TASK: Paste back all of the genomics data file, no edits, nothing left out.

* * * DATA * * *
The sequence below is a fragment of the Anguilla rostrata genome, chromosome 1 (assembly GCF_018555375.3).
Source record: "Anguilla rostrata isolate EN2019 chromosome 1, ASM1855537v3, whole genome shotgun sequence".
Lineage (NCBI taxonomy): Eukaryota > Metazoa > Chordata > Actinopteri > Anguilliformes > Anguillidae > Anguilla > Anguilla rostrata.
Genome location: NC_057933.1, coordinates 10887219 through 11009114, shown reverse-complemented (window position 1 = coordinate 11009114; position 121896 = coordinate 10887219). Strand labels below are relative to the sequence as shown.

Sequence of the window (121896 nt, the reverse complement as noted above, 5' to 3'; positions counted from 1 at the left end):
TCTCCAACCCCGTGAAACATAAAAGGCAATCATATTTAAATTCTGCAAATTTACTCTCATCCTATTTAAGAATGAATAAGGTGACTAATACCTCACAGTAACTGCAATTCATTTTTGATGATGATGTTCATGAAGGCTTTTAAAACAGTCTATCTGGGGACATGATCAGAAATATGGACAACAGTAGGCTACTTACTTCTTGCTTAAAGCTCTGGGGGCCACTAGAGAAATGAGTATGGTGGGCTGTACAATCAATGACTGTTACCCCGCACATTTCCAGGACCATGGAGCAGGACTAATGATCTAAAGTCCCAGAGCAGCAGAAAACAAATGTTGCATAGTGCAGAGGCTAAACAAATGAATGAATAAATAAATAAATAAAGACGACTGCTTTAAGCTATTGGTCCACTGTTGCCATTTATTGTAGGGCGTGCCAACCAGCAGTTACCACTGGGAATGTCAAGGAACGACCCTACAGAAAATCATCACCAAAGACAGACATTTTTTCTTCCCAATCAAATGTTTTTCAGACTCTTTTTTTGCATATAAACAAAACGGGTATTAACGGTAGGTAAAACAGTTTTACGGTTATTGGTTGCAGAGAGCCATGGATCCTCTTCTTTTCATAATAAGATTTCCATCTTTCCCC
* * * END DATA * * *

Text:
The sequence below is a fragment of the Anguilla rostrata genome, chromosome 1 (assembly GCF_018555375.3).
Source record: "Anguilla rostrata isolate EN2019 chromosome 1, ASM1855537v3, whole genome shotgun sequence".
Lineage (NCBI taxonomy): Eukaryota > Metazoa > Chordata > Actinopteri > Anguilliformes > Anguillidae > Anguilla > Anguilla rostrata.
Genome location: NC_057933.1, coordinates 10887219 through 11009114, shown reverse-complemented (window position 1 = coordinate 11009114; position 121896 = coordinate 10887219). Strand labels below are relative to the sequence as shown.

Sequence of the window (121896 nt, the reverse complement as noted above, 5' to 3'; positions counted from 1 at the left end):
TCTCCAACCCCGTGAAACATAAAAGGCAATCATATTTAAATTCTGCAAATTTACTCTCATCCTATTTAAGAATGAATAAGGTGACTAATACCTCACAGTAACTGCAATTCATTTTTGATGATGATGTTCATGAAGGCTTTTAAAACAGTCTATCTGGGGACATGATCAGAAATATGGACAACAGTAGGCTACTTACTTCTTGCTTAAAGCTCTGGGGGCCACTAGAGAAATGAGTATGGTGGGCTGTACAATCAATGACTGTTACCCCGCACATTTCCAGGACCATGGAGCAGGACTAATGATCTAAAGTCCCAGAGCAGCAGAAAACAAATGTTGCATAGTGCAGAGGCTAAACAAATGAATGAATAAATAAATAAATAAAGACGACTGCTTTAAGCTATTGGTCCACTGTTGCCATTTATTGTAGGGCGTGCCAACCAGCAGTTACCACTGGGAATGTCAAGGAACGACCCTACAGAAAATCATCACCAAAGACAGACATTTTTTCTTCCCAATCAAATGTTTTTCAGACTCTTTTTTTGCATATAAACAAAACGGGTATTAACGGTAGGTAAAACAGTTTTACGGTTATTGGTTGCAGAGAGCCATGGATCCTCTTCTTTTCATAATAAGATTTCCATCTTTCCCC